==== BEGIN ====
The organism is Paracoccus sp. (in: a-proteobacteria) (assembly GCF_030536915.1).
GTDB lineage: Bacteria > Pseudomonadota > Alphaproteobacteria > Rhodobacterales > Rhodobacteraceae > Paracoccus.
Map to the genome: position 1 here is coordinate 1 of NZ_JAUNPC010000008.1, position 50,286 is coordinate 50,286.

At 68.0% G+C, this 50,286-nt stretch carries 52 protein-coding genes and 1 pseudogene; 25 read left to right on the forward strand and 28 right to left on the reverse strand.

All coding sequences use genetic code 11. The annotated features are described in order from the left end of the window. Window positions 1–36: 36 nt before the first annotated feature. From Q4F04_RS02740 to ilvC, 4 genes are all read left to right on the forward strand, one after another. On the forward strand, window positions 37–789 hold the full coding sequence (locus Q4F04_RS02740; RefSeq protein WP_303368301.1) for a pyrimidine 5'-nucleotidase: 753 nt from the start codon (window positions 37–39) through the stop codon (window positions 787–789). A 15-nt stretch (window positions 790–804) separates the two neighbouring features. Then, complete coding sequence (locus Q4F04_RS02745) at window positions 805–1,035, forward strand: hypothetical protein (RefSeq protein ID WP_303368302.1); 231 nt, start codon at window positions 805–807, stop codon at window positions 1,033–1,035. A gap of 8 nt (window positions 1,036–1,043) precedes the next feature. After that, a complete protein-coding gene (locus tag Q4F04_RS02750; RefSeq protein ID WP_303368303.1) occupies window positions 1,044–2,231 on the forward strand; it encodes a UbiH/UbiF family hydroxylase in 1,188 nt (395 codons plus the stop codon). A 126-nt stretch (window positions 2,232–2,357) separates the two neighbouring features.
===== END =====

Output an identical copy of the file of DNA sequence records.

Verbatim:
The organism is Paracoccus sp. (in: a-proteobacteria) (assembly GCF_030536915.1).
GTDB lineage: Bacteria > Pseudomonadota > Alphaproteobacteria > Rhodobacterales > Rhodobacteraceae > Paracoccus.
Map to the genome: position 1 here is coordinate 1 of NZ_JAUNPC010000008.1, position 50,286 is coordinate 50,286.

At 68.0% G+C, this 50,286-nt stretch carries 52 protein-coding genes and 1 pseudogene; 25 read left to right on the forward strand and 28 right to left on the reverse strand.

All coding sequences use genetic code 11. The annotated features are described in order from the left end of the window. Window positions 1–36: 36 nt before the first annotated feature. From Q4F04_RS02740 to ilvC, 4 genes are all read left to right on the forward strand, one after another. On the forward strand, window positions 37–789 hold the full coding sequence (locus Q4F04_RS02740; RefSeq protein WP_303368301.1) for a pyrimidine 5'-nucleotidase: 753 nt from the start codon (window positions 37–39) through the stop codon (window positions 787–789). A 15-nt stretch (window positions 790–804) separates the two neighbouring features. Then, complete coding sequence (locus Q4F04_RS02745) at window positions 805–1,035, forward strand: hypothetical protein (RefSeq protein ID WP_303368302.1); 231 nt, start codon at window positions 805–807, stop codon at window positions 1,033–1,035. A gap of 8 nt (window positions 1,036–1,043) precedes the next feature. After that, a complete protein-coding gene (locus tag Q4F04_RS02750; RefSeq protein ID WP_303368303.1) occupies window positions 1,044–2,231 on the forward strand; it encodes a UbiH/UbiF family hydroxylase in 1,188 nt (395 codons plus the stop codon). A 126-nt stretch (window positions 2,232–2,357) separates the two neighbouring features.